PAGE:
$ / LB

61.34

60.84

61.18

0.05

0.08%

MAR '23 SOY MEAL

$ / TON

494.5

487.3

492.4

0.6

0.12%

MAY '23 SOY MEAL

$ / TON

478.1

471.8

476.1

0.3

0.06%

JUL '23 SOY MEAL

$ / TON

466.2

460.7

464.1

-0.2

-0.04%

AUG '23 SOY MEAL

$ / TON

447.5

443.1

445.6

-0.5

-0.11%

SEP '23 SOY MEAL

$ / TON

425.5

421.8

425

0.3

0.07%

MAR '23 Chicago SRW

$ / BSH 

7.6125

7.5475

7.57

-0.04

-0.53%

MAY '23 Chicago SRW

$ / BSH 

7.7225

7.6575

7.675

-0.045

-0.58%

JUL '23 Chicago SRW

$ / BSH 

7.755

7.6975

7.7125

-0.0425

-0.55%

SEP '23 Chicago SRW

$ / BSH 

7.8225

7.775

7.7975

-0.035

-0.45%

DEC '23 Chicago SRW

$ / BSH 

7.955

7.91

7.915

-0.0475

-0.60%

AR2 '24 Chicago SRW

$ / BSH 

8.0275

7.9975

8.005

-0.0475

-0.59%

AY2 '24 Chicago SRW

$ / BSH 

8.02

7.9975

7.9975

-0.055

-0.68%

MAR '23 Kansas City HRW

$ / BSH 

8.8

8.72

8.735

-0.0725

-0.82%

MAY '23 Kansas City HRW

$ / BSH 

8.725

8.65

8.6575

-0.08

-0.92%

JUL '23 Kansas City HRW

$ / BSH 

8.645

8.57

8.5725

-0.0825

-0.95%

SEP '23 Kansas City HRW

$ / BSH 

8.6175

8.58

8.58

-0.0825

-0.95%

DEC '23 Kansas City HRW

$ / BSH 

8.6725

8.625

8.625

-0.085

-0.98%

AR2 '24 Kansas City HRW

$ / BSH 

8.655

8.61

8.61

-0.08

-0.92%

AY2 '24 Kansas City HRW

$ / BSH 

8.585

8.5775

8.5775

-0.0325

-0.38%

MAR '23 MLPS Spring Wheat

$ / BSH 

9.225

9.1825

9.1825

-0.065

-0.70%

MAY '23 MLPS Spring Wheat

$ / BSH 

9.1575

9.1225

9.1225

-0.065

-0.71%

JUL '23 MLPS Spring Wheat

$ / BSH 

9.1075

9.1025

9.105

-0.0325

-0.36%

SEP '23 MLPS Spring Wheat

$ / BSH 

8.9175

8.9075

8.9175

-0.025

-0.28%

DEC '23 MLPS Spring Wheat

$ / BSH 

8.9775

8.945

8.9775

-0.0175

-0.19%

AR2 '24 MLPS Spring Wheat

$ / BSH 

9.0475

9.0125

9.0475

0.0475

0.53%

AY2 '24 MLPS Spring Wheat

$ / BSH 

9.05

9

9.05

0.15

1.69%

MAR '21 ICE Dollar Index

$

101.81

101.395

101.415

-0.16

-0.16%

 MA '21 Light Crude

$ / BBL 

76.31

75.16

75.95

0.07

0.09%

 AP '21 Light Crude

$ / BBL 

76.62

75.49

76.28

0.08

0.10%

MAR '23 ULS Diesel

$ /U GAL

2.9311

2.8758

2.8954

-0.0013

-0.04%

APR '23 ULS Diesel

$ /U GAL

2.86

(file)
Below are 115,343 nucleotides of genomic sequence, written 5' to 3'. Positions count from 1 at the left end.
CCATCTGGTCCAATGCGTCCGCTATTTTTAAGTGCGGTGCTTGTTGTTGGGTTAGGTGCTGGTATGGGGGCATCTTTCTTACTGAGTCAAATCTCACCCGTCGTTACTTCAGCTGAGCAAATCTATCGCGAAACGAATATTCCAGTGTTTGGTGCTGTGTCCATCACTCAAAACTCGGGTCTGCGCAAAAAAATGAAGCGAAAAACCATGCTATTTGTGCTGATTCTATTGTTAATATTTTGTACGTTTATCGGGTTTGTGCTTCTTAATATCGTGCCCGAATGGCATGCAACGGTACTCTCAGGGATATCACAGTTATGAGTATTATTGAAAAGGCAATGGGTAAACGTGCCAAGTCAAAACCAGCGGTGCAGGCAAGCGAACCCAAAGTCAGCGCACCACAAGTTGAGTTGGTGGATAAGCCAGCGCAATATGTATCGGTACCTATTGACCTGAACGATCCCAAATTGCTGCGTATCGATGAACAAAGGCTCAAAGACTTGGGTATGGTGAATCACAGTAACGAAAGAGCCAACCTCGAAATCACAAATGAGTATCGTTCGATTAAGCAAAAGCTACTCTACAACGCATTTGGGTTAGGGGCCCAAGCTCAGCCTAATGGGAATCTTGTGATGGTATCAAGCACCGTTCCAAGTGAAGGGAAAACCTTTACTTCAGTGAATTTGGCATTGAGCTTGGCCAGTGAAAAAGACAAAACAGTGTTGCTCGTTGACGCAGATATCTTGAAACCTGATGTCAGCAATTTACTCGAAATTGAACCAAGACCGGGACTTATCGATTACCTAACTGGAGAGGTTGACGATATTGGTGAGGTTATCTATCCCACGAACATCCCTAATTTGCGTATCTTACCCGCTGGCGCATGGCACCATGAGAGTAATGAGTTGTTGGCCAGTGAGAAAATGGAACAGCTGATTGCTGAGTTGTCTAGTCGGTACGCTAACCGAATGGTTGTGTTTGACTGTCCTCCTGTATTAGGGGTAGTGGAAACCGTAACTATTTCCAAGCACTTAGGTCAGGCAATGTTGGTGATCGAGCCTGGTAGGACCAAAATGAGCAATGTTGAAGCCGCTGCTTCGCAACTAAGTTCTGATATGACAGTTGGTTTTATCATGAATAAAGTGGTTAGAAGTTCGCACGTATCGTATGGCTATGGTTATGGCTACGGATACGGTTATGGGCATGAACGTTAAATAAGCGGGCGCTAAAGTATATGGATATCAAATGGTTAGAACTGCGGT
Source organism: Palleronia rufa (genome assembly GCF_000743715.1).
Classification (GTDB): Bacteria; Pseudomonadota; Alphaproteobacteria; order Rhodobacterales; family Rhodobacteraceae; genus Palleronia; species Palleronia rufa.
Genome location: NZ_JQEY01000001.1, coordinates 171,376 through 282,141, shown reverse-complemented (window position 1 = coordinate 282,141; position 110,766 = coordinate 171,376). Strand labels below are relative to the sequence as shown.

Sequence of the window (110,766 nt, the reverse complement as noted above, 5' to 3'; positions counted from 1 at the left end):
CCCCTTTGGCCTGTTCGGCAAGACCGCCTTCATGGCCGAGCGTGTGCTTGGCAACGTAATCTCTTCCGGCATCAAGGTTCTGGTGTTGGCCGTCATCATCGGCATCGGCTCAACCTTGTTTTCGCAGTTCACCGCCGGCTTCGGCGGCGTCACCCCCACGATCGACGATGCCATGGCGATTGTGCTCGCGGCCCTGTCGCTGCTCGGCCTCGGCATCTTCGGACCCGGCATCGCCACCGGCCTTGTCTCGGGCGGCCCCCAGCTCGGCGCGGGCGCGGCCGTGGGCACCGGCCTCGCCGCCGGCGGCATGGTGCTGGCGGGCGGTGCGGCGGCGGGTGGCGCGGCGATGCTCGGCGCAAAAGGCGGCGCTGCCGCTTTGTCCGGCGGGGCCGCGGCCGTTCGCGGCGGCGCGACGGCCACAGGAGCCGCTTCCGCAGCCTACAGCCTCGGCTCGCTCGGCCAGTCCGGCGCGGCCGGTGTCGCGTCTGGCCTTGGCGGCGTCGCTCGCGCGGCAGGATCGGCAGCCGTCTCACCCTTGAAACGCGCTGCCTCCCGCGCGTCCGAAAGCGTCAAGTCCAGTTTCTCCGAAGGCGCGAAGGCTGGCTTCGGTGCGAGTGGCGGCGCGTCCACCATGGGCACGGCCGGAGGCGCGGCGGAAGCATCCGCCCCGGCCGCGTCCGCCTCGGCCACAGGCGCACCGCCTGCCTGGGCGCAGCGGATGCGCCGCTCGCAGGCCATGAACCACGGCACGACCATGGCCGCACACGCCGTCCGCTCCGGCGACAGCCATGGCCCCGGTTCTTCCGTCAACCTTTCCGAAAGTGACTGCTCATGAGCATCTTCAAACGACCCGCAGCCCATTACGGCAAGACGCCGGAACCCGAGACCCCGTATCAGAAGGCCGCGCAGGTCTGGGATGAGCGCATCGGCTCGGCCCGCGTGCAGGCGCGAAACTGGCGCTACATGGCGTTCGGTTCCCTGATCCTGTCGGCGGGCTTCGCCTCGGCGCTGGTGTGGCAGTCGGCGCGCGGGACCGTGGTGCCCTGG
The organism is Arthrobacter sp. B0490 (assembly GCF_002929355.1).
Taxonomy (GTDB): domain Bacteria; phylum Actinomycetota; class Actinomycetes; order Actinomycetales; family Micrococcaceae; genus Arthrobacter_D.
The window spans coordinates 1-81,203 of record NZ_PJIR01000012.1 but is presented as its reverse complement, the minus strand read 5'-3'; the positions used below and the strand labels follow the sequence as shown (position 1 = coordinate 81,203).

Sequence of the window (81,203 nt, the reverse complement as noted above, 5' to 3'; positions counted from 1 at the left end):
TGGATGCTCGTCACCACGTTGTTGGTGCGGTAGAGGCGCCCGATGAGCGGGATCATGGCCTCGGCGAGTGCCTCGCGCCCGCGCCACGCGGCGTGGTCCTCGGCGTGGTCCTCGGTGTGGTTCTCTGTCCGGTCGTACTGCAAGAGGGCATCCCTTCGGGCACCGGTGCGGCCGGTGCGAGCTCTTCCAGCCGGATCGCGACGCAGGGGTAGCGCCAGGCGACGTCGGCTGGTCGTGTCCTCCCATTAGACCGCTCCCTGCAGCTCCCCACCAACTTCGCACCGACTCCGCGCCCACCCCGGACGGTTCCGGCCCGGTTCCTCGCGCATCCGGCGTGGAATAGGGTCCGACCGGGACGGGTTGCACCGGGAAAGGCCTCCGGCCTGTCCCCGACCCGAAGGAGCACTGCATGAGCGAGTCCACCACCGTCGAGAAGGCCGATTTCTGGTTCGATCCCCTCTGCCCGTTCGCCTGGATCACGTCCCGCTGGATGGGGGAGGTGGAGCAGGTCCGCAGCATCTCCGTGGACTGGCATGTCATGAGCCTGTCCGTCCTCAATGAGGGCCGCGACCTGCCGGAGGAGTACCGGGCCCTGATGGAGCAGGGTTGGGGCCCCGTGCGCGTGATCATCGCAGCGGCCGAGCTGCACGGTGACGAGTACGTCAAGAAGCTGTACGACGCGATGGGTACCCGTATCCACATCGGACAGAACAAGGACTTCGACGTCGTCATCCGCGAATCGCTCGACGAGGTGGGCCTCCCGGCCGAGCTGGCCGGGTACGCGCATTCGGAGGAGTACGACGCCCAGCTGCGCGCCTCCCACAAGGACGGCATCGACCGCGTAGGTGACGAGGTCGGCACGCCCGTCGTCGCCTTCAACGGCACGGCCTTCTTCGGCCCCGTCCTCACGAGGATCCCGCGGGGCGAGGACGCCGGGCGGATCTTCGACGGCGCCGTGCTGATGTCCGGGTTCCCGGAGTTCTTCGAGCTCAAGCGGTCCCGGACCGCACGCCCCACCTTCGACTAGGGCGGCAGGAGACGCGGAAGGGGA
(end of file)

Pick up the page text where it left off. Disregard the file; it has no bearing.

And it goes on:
2.8104

2.8318

0.004

0.14%

MAR '23 Gasoline

$ /U GAL

2.4661

2.431

2.4493

-0.003

-0.12%

APR '23 Gasoline

$ /U GAL

2.6388

2.6047

2.6223

-0.0023

-0.09%

MAR '23 Feeder Cattle

$ / CWT

0

#N/A

185.925

0

0.00%

APR '23 Feeder Cattle

$ / CWT

0

#N/A

190.075

0

0.00%

 FE '21 Live Cattle

$ / CWT

0

#N/A

159.75

0

0.00%

 AP '21 Live Cattle

$ / CWT

0

#N/A

163.825

0

0.00%

FEB '23 Live Hogs

$ / CWT

0

#N/A

75.35

0

0.00%

APR '23 Live Hogs

$ / CWT

0

#N/A

86

0

0.00%

FEB '23 Class III Milk

$ / CWT

17.95

17.95

17.95

0.02

0.11%

MAR '23 Class III Milk

$ / CWT

17.9

17.89

17.9

0.11

0.62%

APR '23 Class III Milk

$ / CWT

18.09

#N/A

18.12

0

0.00%

About the Author(s)

Jacqueline Holland

Grain market analyst, Farm Futures

Holland grew up on a dairy farm in northern Illinois. She obtained a B.S. in Finance and Agribusiness from Illinois State University where she was the president of the ISU chapter of the National Agri-Marketing Association. Holland earned an M.S. in Agricultural Economics from Purdue University where her research focused on large farm decision-making and precision crop technology. Before joining Farm Progress, Holland worked in the food manufacturing industry as a financial and operational analyst at Pilgrim's and Leprino Foods. She brings strong knowledge of large agribusiness management to weekly, monthly and daily market reports. In her free time, Holland enjoys competing in triathlons as well as hiking and cooking with her husband, Chris. She resides in the Fort Collins, CO area.

Subscribe to receive top agriculture news
Be informed daily with these free e-newsletters

You May Also Like


Aug 29 - Aug 31, 2023
Farm Progress Show annually hosts more than 600 exhibitors displaying new farm equipment, tractors, combines and farm implements; seed and crop protection products; and many additional farm supplies and services.
LEARN MORE